List of White Star Line ships that sank
The White Star Line is most widely known today because of the sinking of Titanic on her maiden voyage; but, although, most White Star Line ships enjoyed successful careers, a number of ships other than Titanic serving the White Star Line sank, both as a result of accident and as a result of enemy action during war time. The list bellow names the ships that sunk or were wrecked while serving as White Star Line ships:
Atlantic, sometimes referred to as White Star Line’s first Titanic, sank in 1873 after smashing into rocks in Nova Scotia, causing the death of around 562 people aboard. It was the worst disaster in maritime history at the time, and the second largest ever disaster involving the White Star Line.
Naronic was a cargo and livestock ship that disappeared in 1893 while sailing from Liverpool to New York. To this day it is uncertain what happened to Naronic.
Suevic, maybe a debatable addition to this list as ‘most’ of the ship was rescued and put back into service – but – while lost in fog, on 2nd February 1907, Suevic, at full speed, smashed into rocks and become stuck, forcing her passengers to have to be rescued. Suevic’s bow, well and truly stuck, had to be removed from the rest of the ship using dynamite, and a new bow had to be built and fitted to the rest of Suevic before she could return to service.
Republic (II), sailing from New York to the Mediterranean, in heavy fog, was smashed into by another ship, causing Republic to slowly sink. Republic was able to call for help using her wireless radio, still at the time a fairly new novelty aboard ship, and after quite a drama at sea, her survivors were rescued by White Star’s Baltic.
Titanic, struck an iceberg in the North Atlantic, on 14th April 1912, while sailing from Southampton to New York, on her maiden voyage. Probably the most known about and talked about disaster at sea, only 712 of the 2208 people aboard survived.
Oceanic II, requisitioned to serve her country during the First World War and serving as an armed merchant cruiser, was, on 8th September 1914, wrecked in Scotland after grounding and becoming stuck on rocks. Oceanic had to be abandoned and was eventually broken up on the spot.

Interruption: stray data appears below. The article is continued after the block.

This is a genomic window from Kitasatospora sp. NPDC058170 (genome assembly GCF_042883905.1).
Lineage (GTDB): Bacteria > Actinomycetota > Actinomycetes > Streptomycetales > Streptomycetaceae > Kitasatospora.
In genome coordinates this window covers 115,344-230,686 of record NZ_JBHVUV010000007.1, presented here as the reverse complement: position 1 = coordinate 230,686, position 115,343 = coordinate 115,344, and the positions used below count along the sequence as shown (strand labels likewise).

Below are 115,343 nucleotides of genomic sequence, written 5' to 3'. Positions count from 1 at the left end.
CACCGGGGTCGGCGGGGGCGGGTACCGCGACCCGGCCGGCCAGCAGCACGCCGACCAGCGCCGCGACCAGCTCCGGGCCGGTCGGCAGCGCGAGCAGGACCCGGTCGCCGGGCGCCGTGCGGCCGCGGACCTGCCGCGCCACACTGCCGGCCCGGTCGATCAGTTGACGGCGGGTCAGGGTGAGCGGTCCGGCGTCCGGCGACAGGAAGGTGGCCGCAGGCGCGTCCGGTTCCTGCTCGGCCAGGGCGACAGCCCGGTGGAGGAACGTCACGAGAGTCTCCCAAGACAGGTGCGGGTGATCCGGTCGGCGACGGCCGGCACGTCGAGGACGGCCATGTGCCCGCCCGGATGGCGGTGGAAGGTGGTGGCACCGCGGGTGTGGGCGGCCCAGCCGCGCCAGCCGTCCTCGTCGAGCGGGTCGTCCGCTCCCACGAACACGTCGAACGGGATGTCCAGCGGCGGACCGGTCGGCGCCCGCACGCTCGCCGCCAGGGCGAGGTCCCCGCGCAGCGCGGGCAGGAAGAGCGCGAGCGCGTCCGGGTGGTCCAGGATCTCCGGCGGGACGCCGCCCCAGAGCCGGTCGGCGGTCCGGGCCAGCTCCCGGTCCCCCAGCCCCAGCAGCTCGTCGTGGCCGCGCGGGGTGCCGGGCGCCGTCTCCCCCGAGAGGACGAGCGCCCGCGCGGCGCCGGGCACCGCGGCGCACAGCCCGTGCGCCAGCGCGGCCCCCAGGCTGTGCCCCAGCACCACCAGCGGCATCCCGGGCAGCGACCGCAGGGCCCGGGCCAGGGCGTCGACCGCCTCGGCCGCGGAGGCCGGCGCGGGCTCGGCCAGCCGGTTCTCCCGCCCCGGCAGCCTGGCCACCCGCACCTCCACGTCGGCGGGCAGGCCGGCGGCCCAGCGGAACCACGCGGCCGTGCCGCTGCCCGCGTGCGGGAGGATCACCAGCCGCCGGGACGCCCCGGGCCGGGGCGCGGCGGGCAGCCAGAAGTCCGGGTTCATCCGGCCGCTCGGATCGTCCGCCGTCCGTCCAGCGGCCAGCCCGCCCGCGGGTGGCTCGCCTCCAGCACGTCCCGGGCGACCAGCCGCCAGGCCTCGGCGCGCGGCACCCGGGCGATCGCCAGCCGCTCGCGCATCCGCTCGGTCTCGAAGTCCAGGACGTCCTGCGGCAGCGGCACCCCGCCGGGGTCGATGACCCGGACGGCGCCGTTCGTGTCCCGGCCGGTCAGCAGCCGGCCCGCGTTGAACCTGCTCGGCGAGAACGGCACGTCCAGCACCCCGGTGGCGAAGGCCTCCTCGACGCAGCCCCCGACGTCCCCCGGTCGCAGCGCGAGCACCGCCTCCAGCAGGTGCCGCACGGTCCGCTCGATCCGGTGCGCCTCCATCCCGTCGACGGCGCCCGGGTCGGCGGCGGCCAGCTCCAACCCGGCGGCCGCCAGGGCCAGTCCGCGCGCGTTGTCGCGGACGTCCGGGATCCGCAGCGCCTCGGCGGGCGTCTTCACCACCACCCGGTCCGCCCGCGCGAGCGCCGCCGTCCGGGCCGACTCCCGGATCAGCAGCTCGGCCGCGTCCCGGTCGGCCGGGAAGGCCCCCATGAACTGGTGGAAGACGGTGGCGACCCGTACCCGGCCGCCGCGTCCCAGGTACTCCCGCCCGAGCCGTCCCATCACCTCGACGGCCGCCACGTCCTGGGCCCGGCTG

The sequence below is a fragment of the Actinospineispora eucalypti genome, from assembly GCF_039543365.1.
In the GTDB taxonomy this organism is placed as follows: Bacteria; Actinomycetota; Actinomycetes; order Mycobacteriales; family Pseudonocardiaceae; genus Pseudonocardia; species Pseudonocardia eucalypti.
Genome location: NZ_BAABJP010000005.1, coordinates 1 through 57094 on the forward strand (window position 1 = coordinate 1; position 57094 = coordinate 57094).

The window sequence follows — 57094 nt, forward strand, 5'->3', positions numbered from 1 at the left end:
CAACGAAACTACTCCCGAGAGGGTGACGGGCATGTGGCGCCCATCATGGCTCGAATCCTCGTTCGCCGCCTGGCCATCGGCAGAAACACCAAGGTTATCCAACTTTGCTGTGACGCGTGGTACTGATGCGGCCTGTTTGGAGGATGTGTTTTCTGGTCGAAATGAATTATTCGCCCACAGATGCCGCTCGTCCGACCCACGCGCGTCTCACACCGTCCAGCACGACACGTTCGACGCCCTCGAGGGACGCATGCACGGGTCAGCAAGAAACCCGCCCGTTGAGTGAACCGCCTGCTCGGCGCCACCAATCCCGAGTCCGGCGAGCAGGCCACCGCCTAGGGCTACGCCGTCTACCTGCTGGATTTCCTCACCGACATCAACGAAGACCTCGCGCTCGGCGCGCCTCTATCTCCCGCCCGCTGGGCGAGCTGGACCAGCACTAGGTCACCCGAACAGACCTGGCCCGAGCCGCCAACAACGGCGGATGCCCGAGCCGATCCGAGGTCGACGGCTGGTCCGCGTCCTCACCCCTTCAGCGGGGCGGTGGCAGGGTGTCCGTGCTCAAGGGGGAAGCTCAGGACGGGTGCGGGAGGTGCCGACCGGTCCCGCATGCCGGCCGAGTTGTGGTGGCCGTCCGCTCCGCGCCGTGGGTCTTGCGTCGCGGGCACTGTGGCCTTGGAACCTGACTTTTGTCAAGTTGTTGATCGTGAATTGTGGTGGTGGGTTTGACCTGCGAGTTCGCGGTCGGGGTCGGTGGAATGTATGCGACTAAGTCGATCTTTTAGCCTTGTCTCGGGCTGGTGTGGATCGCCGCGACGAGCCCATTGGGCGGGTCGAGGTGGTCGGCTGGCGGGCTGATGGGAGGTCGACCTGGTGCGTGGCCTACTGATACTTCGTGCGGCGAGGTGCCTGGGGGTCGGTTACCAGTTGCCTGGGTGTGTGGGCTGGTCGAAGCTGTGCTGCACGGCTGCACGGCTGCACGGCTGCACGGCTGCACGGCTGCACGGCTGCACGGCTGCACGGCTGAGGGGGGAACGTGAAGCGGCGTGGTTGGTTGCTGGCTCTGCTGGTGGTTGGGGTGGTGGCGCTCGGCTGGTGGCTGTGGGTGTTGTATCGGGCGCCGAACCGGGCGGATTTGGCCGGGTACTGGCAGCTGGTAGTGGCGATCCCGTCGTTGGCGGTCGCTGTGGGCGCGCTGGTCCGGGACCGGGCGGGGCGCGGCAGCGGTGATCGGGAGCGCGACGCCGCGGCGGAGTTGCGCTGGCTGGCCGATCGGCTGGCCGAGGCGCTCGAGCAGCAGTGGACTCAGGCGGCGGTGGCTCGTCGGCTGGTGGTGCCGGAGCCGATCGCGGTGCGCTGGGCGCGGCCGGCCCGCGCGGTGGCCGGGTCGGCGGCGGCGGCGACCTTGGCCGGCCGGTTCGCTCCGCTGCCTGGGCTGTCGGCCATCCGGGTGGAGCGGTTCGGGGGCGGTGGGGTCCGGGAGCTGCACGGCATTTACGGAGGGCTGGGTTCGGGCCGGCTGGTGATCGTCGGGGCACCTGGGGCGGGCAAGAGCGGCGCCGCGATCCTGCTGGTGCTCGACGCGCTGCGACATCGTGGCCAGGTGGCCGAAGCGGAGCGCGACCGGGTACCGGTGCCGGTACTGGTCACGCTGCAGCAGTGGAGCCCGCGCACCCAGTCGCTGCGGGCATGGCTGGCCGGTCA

Arabic (II) was launched in 1902 and sailed between the United Kingdom and the United States. Still in commercial passenger service, Arabic was torpedoed on 19th August 1915 and sunk within just 11 minutes.
Cymric was a passenger and cargo ship launched in 1897. While sailing near Ireland on on 8th May 1916, during the First World War, Cymric was without any warning torpedoed by U20 – the same submarine that had sunk Lusitania – and started to sink. The survivors were rescued and taken to Ireland.
Britannic (II), the third Olympic class liner and the sister ship of Titanic, was serving as a World War One Hospital ship when she hit a mine in the Kea Channel, on 21st November 1916, and sank within 55 minutes. Today Britannic is now the largest passenger liner on the ocean floor.
Georgic (I), a cargo and livestock ship, launched in 1895, while sailing from the United States to France and the United Kingdom, on 10th December 1916, was shelled and then captured by the German merchant raider Möwe before being sunk. Georgic’s crew were taken as prisoners and spent the remainder of the First World War in a Prisoner of War camp.
Delphic (I), launched in 1897, served on the United Kingdom to Australia and New Zealand service. Delphic was sunk by UC72 on 16th August 1917, while sailing between Cardiff and Montevideo, with a cargo consisting of coal.
Afric, launched in 1898, sailed from the United Kingdom to Australia. She was sunk on 12th February 1917 after being torpedoed by UC66.
Laurentic (I), launched in 1908, was serving as an armed merchant cruiser on 25th January 1917 when she hit two mines and sunk off Ireland. 354 people lost their lives as a result of Laurentic’s sinking.
Southland, originally Red Star Line’s Vaderland, had been transferred to White Star Line following the outbreak of World War One. She was torpedoed and sunk on 4th June 1917 by U70.
Celtic (II) was launched in 1901 and sailed between the United Kingdom and the United States. On 19th December 1928, Celtic became stuck on rocks in Ireland, and the passengers and cargo aboard were taken off the ship. Celtic was considered to be permanently stuck and had to be broken up on the spot.
Laurentic (II), one of the last ships built for the White Star Line, was launched in 1927. During the Second World War she was used as an armed merchant cruiser and on 3rd November 1940 she was torpedoed and sunk by U99.
Georgic (II), launched in 1931, was the very last ship built for the White Star Line. During the Second World War Georgic was used as a troopship. In July 1941 Georgic was almost completely destroyed after being bombed by German planes, causing the ship to burn and ammunition aboard to explode. Georgic was left half submerged in the water. Although never the same, Georgic was raised and eventually brought back into service.